Mary Rose is once again the pride of Portsmouth
Warings and 8build deliver innovative new £35m museum
The £35m Mary Rose Museum opens at Portsmouth Historic Dockyard today, built around a sophisticated climate-controlled “hot box” environment designed to both preserve the 16th century hull and allow it to be viewed by the public.
With £23m of Heritage Lottery funding, the museum sits in the same dockyard where the famous Tudor warship was originally constructed in 1510. The wave-shaped, timber-clad structure replaces an existing temporary museum 300 metres away.
The museum’s opening comes 30 years after the hull of Mary Rose was raised from the Solent in 1982. The ship sank in 1545, in full view of King Henry VIII while leading the attack on a French invasion fleet during the Battle of The Solent, with the loss of 500 lives.
Wilkinson Eyre Architects’ design was completed last year by Portsmouth-based main contractor Warings, part of the Bouygues Group. The building was conceived as a finely crafted wooden “jewellery box” that encloses the hull of the ship, with public galleries running along its length, each one corresponding to a different deck level aboard the vessel.
The museum contains more than 19,000 artefacts from the seabed
Exhibits are kept in temperature controlled display cabinets
Warings and structural engineer CSC Engineers had to rework their initial scheme for the project to reduce risk and bring it within budget. The heavy steel structure supported on four piled supports
located outside the line of the existing dry dock was revised into a lightweight frame solution partially supported within the dock itself.
The museum was erected over the top of a “hot box”, a plastic and fibreglass liner that ensures the hull is kept at an optimum temperature of 19 deg C, inside which ducts direct dry air at exact temperatures in precise patterns across all parts of the hull.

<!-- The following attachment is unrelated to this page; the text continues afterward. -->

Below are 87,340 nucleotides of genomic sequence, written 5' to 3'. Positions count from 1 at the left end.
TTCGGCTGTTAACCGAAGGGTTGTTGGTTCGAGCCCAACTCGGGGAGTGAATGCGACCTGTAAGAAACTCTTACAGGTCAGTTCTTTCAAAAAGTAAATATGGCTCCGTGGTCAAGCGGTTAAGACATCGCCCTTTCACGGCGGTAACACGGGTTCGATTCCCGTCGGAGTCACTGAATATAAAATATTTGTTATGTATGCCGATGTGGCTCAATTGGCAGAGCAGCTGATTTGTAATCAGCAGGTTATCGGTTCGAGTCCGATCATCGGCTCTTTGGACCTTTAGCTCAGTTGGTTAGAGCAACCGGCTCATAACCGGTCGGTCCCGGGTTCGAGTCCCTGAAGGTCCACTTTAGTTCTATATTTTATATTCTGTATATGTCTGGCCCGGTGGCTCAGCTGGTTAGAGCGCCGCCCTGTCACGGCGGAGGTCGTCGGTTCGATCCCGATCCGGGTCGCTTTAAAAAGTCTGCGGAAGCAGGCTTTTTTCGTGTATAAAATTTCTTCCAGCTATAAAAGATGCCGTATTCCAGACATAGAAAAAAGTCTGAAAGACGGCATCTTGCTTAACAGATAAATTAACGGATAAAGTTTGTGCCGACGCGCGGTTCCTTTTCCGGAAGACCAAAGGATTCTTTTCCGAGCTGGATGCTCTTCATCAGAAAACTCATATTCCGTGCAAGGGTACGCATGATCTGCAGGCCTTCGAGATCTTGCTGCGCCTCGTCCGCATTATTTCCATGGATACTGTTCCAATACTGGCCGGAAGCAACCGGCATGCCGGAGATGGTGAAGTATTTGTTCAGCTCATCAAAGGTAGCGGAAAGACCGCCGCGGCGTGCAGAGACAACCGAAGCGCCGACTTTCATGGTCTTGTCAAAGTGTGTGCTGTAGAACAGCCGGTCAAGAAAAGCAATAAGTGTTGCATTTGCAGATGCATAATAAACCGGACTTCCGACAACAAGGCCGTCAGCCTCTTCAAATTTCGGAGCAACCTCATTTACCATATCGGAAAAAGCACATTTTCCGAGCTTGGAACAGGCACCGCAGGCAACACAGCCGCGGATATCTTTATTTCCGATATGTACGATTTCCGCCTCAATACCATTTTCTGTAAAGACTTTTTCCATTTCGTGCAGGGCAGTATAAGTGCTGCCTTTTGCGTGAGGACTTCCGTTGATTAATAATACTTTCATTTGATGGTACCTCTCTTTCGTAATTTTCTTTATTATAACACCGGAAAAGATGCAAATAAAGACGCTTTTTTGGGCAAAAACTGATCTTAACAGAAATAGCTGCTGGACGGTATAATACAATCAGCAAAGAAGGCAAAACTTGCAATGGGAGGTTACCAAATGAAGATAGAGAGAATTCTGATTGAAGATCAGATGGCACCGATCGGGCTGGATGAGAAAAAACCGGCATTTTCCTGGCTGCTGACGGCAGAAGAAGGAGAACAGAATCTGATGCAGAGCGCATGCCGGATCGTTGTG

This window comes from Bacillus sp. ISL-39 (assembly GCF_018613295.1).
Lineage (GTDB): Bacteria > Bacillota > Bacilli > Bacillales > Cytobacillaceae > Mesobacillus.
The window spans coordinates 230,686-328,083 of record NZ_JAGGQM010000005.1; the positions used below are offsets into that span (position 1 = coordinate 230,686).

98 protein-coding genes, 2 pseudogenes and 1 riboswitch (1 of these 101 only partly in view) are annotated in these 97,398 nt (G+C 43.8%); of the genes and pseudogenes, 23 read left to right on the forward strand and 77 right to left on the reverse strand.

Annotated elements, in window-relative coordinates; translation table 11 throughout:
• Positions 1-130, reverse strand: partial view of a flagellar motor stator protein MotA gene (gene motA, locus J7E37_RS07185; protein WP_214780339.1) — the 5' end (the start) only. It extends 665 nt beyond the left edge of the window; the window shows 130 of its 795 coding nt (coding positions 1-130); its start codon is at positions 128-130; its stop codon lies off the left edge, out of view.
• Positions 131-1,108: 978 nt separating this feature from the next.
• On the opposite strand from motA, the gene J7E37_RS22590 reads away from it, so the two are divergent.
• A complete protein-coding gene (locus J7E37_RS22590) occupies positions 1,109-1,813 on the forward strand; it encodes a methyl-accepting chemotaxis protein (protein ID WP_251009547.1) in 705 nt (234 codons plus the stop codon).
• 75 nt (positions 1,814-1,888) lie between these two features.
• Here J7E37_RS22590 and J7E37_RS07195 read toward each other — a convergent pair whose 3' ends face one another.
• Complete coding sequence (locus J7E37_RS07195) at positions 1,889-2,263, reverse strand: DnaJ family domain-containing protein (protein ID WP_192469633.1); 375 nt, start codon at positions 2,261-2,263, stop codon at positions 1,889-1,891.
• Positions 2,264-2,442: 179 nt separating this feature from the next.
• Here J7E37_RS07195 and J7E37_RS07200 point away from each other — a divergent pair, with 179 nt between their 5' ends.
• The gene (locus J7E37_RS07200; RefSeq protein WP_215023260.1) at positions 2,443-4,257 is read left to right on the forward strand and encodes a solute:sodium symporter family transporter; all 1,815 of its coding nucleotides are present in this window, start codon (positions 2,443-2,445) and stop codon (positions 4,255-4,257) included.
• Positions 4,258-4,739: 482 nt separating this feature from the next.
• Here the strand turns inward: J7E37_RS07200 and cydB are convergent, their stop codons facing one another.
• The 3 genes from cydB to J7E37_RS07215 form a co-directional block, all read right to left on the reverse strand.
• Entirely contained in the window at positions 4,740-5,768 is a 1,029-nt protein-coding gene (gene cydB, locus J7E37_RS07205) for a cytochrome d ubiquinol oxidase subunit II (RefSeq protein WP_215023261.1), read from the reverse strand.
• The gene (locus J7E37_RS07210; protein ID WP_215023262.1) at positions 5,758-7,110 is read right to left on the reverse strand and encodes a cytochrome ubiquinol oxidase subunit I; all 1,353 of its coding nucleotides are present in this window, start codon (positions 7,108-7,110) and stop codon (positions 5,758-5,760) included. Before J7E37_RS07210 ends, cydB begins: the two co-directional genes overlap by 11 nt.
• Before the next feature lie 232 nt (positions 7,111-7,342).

Members of the Warings team had to be on hand 24 hours a day, seven days a week throughout the construction phase to ensure this temperature was not exceeded.
Visitors will be able to see the hull through a series of windows around the ship and once drying is complete, in four to five years, the internal walls will be removed and the hull will be open to plain view by visitors.
The Wilkinson Eyre-designed museum replaces a temporary display nearby
Artefacts found when the wreck was recovered from the bed of the Solent in 1982 are displayed to give visitors with an insight into what the decks would have looked like moments before the ship sank. The recovery operation even included the skeleton of Hatch, the ship’s dog,
The fit out of the museum and exhibition spaces was completed by London-based contractor 8build and includes climate-controlled display showcases specially-developed for the delicate artefacts.
Audio visual hardware, software and graphics were also incorporated into specialist joinery units installed around the building.
The excavation and salvage of the Mary Rose created a milestone in the field of maritime archaeology. Each of the 19,000 artifacts in the new museum, which range from tiny human fleas to giant guns, was raised from the seabed and carefully conserved through a groundbreaking process that is still ongoing.